ArtsAutosBooksBusinessEducationEntertainmentFamilyFashionFoodGamesGenderHealthHolidaysHomeHubPagesPersonal FinancePetsPoliticsReligionSportsTechnologyTravel
  • »
  • Family and Parenting»
  • Parenting Skills, Styles & Advice

How to Teach Children Good Manners

Updated on March 9, 2014

Teaching Kids To Be Polite

As much as you might like, your child is not going to be a perfect angel all the time. Even the best behaved have their moments, and remembering to be polite and well-mannered can be difficult. How do you teach your child to take a minute and say thank you before opening a birthday gift?

How do you teach your child to chew with his mouth closed? How do you show your child that they ought to say things like “Please,” and “Excuse me”? Here are some tips to make sure manners are a priority, whether your children are at home, at school, on the playground, or in the grocery store.


It's a Habit & Lifestyle

Teaching your children good manners is like teaching them about healthy eating or exercising or the importance of family or…any of the million things we teach our children throughout their lives.

If we want the message to stick, and really make an impression, we have to practice what we preach. Children model what they see, and you are their first and most effective teachers. If you want them to behave a certain way, do it yourself.

Expect Slipups

You sometimes forget to say “Thank you,” right? You sometimes don’t let the car trying to merge into your lane make that move or let someone with fewer items go ahead of you in the store.

You sometimes forget, and your children certainly will. If your child forgets to say “Thank you,” just gently remind him. Lots of parents just ask, “What do you say?” to prompt them.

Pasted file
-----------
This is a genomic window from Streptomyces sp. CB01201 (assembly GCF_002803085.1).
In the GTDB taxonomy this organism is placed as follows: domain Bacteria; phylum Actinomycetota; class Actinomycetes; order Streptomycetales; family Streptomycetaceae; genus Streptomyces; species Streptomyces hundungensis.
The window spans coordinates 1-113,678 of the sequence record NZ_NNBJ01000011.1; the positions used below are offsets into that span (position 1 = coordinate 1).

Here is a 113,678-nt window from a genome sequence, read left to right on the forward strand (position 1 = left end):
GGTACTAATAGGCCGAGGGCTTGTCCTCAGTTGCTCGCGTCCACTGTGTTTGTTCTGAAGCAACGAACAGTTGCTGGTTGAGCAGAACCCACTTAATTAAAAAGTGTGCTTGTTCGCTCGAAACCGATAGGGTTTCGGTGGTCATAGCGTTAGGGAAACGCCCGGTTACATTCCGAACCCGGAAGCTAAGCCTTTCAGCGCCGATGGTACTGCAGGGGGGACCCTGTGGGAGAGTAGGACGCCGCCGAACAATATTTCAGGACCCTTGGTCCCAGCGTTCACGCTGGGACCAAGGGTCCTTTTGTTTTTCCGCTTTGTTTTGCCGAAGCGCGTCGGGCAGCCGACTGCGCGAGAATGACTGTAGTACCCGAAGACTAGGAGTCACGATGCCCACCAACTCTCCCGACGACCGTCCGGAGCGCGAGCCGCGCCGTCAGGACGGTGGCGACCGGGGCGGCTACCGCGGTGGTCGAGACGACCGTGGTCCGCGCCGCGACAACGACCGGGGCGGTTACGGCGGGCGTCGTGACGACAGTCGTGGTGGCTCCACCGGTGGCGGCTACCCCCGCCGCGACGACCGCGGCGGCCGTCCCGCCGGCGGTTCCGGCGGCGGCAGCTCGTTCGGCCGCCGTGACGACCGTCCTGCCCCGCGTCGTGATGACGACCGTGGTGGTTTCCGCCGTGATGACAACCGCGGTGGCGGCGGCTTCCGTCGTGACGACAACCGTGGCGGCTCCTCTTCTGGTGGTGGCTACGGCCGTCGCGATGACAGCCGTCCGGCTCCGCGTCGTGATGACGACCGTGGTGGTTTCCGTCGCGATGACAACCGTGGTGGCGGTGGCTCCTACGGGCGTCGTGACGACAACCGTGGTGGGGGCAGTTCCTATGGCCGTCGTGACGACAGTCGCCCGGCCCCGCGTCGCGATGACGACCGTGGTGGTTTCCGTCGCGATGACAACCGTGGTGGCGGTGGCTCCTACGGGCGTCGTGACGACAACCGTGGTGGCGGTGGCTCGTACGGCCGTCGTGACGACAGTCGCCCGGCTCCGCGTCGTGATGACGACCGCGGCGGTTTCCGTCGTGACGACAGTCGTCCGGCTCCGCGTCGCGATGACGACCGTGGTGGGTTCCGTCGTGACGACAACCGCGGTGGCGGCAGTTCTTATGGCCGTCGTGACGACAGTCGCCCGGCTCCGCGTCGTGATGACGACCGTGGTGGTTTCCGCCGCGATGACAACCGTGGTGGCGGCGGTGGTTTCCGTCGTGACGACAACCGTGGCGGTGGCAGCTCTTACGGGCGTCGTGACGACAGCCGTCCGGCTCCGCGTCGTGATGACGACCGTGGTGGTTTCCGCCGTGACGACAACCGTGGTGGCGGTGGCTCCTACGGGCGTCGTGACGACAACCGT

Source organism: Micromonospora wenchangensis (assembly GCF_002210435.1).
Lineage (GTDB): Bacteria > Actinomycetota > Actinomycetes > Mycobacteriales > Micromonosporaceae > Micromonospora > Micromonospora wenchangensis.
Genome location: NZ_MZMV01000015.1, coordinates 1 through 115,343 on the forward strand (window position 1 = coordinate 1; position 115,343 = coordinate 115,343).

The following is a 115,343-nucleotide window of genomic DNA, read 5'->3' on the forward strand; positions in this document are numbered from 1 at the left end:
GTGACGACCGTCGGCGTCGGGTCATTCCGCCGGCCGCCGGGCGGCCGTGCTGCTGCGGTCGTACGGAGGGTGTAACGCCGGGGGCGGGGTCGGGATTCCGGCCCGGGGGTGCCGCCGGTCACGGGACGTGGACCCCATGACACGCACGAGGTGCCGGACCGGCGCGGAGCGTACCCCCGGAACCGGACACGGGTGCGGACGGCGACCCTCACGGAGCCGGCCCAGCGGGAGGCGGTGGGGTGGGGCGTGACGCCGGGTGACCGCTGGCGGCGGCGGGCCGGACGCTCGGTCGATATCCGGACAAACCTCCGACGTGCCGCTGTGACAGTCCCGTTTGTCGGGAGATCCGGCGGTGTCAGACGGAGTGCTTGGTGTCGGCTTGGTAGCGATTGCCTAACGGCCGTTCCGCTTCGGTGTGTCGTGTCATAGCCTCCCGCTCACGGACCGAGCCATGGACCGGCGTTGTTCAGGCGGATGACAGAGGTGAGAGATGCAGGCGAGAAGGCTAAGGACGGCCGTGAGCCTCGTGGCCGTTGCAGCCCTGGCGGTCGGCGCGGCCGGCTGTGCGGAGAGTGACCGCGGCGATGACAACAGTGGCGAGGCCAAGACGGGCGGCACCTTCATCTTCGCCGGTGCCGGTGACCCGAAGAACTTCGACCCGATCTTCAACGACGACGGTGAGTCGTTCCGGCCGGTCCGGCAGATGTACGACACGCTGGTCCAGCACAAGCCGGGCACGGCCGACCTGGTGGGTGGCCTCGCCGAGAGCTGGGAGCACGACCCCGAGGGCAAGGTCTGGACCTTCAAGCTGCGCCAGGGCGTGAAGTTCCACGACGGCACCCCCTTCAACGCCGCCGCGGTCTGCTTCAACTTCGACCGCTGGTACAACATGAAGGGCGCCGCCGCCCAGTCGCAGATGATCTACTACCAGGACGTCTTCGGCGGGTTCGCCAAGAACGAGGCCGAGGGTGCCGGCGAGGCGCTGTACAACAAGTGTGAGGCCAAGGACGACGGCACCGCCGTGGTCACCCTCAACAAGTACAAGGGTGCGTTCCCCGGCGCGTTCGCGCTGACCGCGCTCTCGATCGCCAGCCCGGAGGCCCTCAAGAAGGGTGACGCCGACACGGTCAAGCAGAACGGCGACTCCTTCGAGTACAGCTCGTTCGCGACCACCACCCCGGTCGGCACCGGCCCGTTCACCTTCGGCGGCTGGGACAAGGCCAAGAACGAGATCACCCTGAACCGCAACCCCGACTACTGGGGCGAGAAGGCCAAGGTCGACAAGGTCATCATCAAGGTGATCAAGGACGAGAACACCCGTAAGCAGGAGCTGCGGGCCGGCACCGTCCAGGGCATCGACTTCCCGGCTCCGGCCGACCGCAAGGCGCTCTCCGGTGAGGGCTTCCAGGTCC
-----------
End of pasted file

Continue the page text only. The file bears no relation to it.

Stating Opinions

“Mom, this is the worst food ever. It makes me want to throw up.” Rude! But he is just stating his opinion. Teach him to state it a little more delicately: “Mom, I don’t really like to eat broccoli.” This is especially important if he is a guest! Also teach him to try things first and then say he’s had enough of a particular food if out in public.

Do your children voice their opinions all-too-willingly?

See results

Teach them!

Believe it or not, sometimes your child is not trying to be rude or impolite. He just doesn’t know the societal norms you’re trying to teach him. Some behaviors are ingrained; others have to be learned. If you don’t want your child interrupting you, for instance, tell him. At certain ages, children don’t realize that they aren’t the center of the universe and that interrupting or other behaviors are not acceptable.

Read Stories That Teach

Give book gifts about manners and talk about them. Some good ones to try: Llama, Llama Mad at Mama, Clifford’s Manners (Norman Bridwell), Chocolate-Covered Cookie Tantrum (Deborah Blumenthal), How Do Dinosaurs Eat Their Food (Jane Yolen), and Monster Manners (Andrew Glass).

If you are watching a television show or movie with your child, take the opportunity to point out little examples of good and bad manners. Take the teachable moment!


Age & Environment

Think about the important rules you want to teach your children. Finer points of etiquette can wait until your child is older.

Teach age-appropriate manners; thanks and please can be taught almost immediately; don’t chew with your mouth open can wait until your child masters fork and spoon!

Create an environment where manners are not just appreciated, but expected. After dinner, for instance, children as young as 1 or 2 can hand you their dish when done or take it to the sink themselves.